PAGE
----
It is dizzying to think about the progression of DJ Hardwell‘s career. The Dutch star, known to his family as Robbert van de Corput, has dazzled global audiences from Australia to Argentina and London to Los Angeles with his high octane sets, achieving multiple chart rushing singles such as ‘Never Say Goodbye’ and ‘Dare You’. However, knowing Robbert’s dislike for daring extreme sports, childhood friend and instigator, Skiandre, made a bet that should Hardwell make #1 in the Top 100 DJ poll, he and a group of his closest friends would jump thousands of feet from an airplane to celebrate. When Hardwell was approached with this challenge, he was a little more than nervous. Offering a glimpse into the superstar’s world, speaking candidly about their relationship and the origins of the pact, the video shows Hardwell and his best friends Adithya (aka Kill the Buzz), Rick, Mattijs (his manager) and Skiandre as they turn a tough bet into a reality. “I foolishly made a bet with some friends that if I ever won the Top 100 DJ Poll, I’d jump out of a plane.” said Hardwell.
“At the time, I really didn’t think it would happen, but when it did—whilst I was truly blown away and so thankful—a small part of me knew that my friends would soon be calling me up to cash in that bet! I jumped out of that plane, and man, it was scary! I loved it afterward, but to begin with, I was so nervous.”
Facing his fears in such a manner was not only a highly amusing video for his fans, but also offered a personal insight into his life, his fears, and helped him form a closer personal connection with his fanbase. The video saw Hardwell’s popularity soar further, with the Dutch juggernaut winning the accolade once again in 2014.
Say what you will about their production ‘SELFIE’ and the track’s critique of modern-day culture, but there’s no doubting that it elevated the boys into the limelight in a manner that they could never have anticipated. Even their marketing campaign for this very poll reached six figures on YouTube — proof indeed that Andrew Taggart and Alex Pall are big business right now. Realising where their strengths lie, the duo told fans there was no DJ better than themselves, with a huge poster of Tiesto’s face behind them, before launching into Crimewatch-style videos of ‘witnesses’ who had not voted for them – and the consequences for their actions. From child actors to some CGI cloning, the whole video is worth a watch, but the simplest idea wins the prize. We could watch the duo pull that blind down on Tiësto’s gargantuan Vegas billboard all day long.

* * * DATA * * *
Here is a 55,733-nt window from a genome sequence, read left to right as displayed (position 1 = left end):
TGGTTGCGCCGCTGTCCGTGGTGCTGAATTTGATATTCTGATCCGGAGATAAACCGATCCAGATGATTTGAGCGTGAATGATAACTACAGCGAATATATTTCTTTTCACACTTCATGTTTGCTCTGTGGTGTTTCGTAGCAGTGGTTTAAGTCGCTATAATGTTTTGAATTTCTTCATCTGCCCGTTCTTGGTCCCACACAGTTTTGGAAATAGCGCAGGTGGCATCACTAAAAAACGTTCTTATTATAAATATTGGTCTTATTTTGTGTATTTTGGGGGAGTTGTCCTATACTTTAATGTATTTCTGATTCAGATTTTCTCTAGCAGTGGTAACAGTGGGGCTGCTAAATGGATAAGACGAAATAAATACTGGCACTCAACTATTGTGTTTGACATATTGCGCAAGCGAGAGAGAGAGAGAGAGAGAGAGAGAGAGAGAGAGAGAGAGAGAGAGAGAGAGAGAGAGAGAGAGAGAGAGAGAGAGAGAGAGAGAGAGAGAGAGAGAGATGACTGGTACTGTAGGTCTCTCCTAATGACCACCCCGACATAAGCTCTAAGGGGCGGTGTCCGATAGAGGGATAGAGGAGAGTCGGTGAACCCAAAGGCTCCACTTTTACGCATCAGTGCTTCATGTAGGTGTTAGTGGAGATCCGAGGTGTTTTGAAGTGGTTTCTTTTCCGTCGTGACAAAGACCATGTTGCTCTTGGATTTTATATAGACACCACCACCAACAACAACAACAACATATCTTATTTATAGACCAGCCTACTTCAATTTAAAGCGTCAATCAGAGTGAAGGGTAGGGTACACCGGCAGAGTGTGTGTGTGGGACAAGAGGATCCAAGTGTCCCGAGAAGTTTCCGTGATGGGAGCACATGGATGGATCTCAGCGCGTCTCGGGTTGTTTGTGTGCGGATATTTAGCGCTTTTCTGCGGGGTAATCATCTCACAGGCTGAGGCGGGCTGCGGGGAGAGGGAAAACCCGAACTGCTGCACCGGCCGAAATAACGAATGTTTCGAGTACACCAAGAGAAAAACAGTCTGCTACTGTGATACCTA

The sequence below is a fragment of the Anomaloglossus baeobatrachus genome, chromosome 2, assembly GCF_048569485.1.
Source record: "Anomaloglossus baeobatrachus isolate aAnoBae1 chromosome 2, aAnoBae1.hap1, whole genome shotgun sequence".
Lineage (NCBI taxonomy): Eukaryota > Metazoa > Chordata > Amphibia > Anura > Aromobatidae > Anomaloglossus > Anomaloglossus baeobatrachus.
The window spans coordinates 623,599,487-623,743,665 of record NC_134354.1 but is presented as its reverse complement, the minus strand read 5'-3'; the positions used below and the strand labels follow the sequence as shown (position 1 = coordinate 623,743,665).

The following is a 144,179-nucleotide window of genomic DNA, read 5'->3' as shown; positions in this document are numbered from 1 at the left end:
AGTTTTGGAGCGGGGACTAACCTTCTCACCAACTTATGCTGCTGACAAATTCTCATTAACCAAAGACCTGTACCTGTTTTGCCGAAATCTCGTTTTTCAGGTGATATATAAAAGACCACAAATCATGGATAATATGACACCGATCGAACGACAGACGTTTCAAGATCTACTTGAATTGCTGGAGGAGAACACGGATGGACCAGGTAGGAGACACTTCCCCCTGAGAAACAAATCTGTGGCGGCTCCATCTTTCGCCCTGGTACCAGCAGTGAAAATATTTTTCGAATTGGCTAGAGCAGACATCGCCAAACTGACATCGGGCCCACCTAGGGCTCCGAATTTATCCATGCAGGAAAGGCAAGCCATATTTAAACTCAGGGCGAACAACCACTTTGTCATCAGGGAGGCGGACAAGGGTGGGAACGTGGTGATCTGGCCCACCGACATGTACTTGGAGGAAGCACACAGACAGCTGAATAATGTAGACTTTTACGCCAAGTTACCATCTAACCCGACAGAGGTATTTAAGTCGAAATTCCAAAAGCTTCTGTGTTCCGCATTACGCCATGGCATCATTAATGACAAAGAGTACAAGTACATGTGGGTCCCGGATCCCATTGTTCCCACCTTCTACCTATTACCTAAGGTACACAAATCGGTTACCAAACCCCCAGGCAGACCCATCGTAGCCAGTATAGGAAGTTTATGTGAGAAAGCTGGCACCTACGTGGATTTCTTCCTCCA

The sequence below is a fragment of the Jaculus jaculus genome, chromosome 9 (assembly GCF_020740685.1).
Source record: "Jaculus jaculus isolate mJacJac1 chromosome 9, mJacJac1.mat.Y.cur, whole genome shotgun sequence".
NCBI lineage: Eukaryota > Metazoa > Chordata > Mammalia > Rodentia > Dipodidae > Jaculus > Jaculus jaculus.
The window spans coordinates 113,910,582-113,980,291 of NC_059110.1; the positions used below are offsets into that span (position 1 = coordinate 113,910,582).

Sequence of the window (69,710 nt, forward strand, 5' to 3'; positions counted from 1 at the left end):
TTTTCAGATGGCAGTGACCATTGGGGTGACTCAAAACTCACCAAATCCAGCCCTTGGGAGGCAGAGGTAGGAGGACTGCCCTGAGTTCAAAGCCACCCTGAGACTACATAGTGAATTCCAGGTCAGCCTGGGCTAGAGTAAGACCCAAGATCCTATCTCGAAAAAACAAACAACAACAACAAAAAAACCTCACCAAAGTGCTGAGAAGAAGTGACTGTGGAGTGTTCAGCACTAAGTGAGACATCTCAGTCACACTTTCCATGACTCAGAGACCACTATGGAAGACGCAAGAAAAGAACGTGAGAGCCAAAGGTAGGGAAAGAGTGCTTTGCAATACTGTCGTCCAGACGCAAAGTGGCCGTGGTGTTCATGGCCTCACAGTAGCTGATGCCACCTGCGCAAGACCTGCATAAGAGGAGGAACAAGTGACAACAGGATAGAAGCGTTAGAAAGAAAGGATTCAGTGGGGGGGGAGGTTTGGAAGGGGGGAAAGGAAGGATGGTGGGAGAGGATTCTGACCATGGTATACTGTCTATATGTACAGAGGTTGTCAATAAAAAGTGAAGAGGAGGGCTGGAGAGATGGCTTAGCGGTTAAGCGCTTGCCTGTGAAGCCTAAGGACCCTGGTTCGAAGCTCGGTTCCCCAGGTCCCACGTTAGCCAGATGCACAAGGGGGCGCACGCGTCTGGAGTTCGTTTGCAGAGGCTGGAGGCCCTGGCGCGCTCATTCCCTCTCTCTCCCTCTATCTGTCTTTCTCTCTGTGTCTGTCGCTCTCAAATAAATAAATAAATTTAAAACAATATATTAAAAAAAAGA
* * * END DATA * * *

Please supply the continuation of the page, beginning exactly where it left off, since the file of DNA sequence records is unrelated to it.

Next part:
Creating a funny mockumentary series which tooks things one step further into the realms of realism, trance trio Above & Beyond created a special character named ‘Clive Rudloe’ who has previously ‘won the best DJ in the year award’. With Clive actually appearing on stage and gatecrashing the group’s set at London’s iconic Ministry of Sound club, the group released a follow-up video a year later profiling Rudloe’s demise since that night, roping in comedian Matt Lucas for a cameo. The video showed that the Anjuna bosses don’t take themselves too seriously but also managed to include quotes which paid tribute to their enormous year, such as ‘I know Above & Beyond played to 1 million people in Brazil last year but I’ve played to more than 1 million combined at weddings.’
In a campaign entitled #callnicky – fans were invited to interact with the star by entering their phone number at www.callnickyromero.com. Moments later, Nicky Romero is seen via video – there are nine scenarios in total – dialing the number followed by what appears to be a live conversation with the caller. In what is a flawless process where voice and video are in total synchronicity, Protocol Management, Romero and with the help of Anglo/Dutch creative agency DARE TO DIFR created a truly engaging experience for fans. Explaining the concept, Jorik van de Pol, A&R and Digital Director at Protocol Management said: “We as a team tried to come up with an idea that would really set us apart from what anyone else does at this time of year, and over the next three months a much bigger story will unfold. For Nicky and for us, fan engagement at everything we do is our priority and so rather than repeatedly asking fans to vote for Nicky, it was about giving people the opportunity to play with something over a period of time.” Romero then followed up the campaign with the addictive 8-bit video game Play Nicky, endearing himself to his fans even further.
With the DJ Mag Top 100 voting now in full swing, you can take inspiration from these campaigns to further your own career ahead of the big results announcement in October.